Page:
Hit the JACKPOT
Inked|November 2021
Rapper Latto on breaking into hip-hop, representing Atlanta and making her next big move.
Devon preston

In hip-hop, a rapper’s name is everything. History won’t remember Jacques Webster II or Calvin Broadus Jr., but it will remember Travis Scott and Snoop Dogg. On the other hand, sometimes changing your name is an essential part of your artistic growth. At the start of 2021, only a matter of months after dropping the album that put her on the map, Latto chose to change her name from Mulatto as a way to move on from the negative connotations of this word and start fresh. “I was in a mindset of wanting to change my name,” Latto says. “I felt that it wasn’t being perceived in the right way and I wanted to address the name change, but I wasn’t sure how I wanted to address it yet. I was like, ‘I could do a mini-documentary, I could make an Instagram post, I could do an Instagram live.’ But I was like, ‘Nah, fuck all of that. I’m a rapper and I need to address this in music.’”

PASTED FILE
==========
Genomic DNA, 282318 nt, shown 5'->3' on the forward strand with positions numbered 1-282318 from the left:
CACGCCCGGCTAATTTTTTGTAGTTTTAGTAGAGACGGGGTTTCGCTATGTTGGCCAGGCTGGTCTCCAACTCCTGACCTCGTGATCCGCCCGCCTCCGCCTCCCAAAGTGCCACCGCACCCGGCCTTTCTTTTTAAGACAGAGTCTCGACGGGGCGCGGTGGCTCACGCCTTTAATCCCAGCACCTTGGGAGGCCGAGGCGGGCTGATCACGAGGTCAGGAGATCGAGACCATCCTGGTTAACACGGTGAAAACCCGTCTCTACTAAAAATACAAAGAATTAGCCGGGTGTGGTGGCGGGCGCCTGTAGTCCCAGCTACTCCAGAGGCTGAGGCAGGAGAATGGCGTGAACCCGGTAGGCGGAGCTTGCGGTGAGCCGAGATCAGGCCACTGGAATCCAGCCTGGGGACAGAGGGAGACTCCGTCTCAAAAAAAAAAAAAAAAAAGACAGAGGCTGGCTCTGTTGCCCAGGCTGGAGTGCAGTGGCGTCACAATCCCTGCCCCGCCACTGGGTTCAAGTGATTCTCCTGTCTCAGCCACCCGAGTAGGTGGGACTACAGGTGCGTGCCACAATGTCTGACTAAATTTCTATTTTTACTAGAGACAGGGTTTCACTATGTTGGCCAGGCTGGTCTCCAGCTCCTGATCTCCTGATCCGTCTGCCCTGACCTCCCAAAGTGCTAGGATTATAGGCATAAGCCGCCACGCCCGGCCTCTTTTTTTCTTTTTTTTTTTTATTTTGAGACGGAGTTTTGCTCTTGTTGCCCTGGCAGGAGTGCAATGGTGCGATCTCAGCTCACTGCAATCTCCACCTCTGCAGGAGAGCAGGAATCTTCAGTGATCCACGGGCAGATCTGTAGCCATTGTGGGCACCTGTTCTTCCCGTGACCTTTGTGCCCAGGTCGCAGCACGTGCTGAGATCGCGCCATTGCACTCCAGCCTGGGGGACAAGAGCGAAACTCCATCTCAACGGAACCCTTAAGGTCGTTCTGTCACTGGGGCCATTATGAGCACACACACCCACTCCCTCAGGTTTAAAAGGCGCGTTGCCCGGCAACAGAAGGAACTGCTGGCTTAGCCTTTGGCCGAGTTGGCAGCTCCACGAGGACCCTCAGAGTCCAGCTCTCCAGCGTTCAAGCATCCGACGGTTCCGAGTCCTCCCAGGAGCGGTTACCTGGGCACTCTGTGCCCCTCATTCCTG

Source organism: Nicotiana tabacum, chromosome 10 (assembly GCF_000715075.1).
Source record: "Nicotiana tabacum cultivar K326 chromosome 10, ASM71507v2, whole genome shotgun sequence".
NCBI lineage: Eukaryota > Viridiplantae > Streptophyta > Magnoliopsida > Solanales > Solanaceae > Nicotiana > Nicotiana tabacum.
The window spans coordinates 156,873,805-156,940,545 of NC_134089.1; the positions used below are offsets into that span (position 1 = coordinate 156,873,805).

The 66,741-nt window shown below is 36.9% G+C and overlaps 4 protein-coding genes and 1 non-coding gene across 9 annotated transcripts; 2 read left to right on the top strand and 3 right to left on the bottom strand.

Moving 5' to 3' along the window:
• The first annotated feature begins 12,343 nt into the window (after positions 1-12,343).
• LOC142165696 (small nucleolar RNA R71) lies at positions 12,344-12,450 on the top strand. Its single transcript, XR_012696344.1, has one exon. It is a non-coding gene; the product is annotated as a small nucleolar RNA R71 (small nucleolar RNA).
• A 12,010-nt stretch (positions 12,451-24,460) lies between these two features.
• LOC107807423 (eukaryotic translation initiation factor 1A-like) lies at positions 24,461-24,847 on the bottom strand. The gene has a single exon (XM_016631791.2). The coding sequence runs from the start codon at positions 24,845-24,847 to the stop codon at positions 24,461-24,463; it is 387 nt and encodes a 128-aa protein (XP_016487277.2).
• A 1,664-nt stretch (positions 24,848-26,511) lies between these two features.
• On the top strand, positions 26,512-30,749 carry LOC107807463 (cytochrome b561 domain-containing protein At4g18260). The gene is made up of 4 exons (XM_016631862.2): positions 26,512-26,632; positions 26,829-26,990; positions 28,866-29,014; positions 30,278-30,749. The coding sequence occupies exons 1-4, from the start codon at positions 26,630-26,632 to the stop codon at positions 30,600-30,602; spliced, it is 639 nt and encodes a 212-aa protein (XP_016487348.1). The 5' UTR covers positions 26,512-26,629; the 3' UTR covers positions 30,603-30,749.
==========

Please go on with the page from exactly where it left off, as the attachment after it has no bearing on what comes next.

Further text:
Latto’s way of reintroducing herself to the world was through her single “The Biggest.” In this song, she addresses her haters head-on, with lyrics such as “Fuck it, I’ll change my name but I bet they still gon’ find somethin’.” At the same time, she also takes accountability and responsibility for the situation at hand, which is often easier said than done. “I can’t just put the blame on everybody, maybe I wasn’t packaging the name right,” she says. “I think that some things aren’t meant to be brought back and can be left in the past. I’ve also been rapping for a long time and at 8 years old, of course, I’m not hearing what anybody else has to say. Now I’m 22 and I’m a grown woman now. I’m maturing mentally, I can see the bigger picture and I can self-reflect.”

Before Latto was even Mulatto, she was Alyssa Stephens, a music-loving kid living just south of Atlanta. Despite being born in Columbus, Ohio, Latto has always called Atlanta her home and attributes the ATL with shaping who she’s become. “I credit my city for everything about me,” she says. “It’s how I talk, how I rap, how I dress and my overall aura, not just as an artist, but as a person.”

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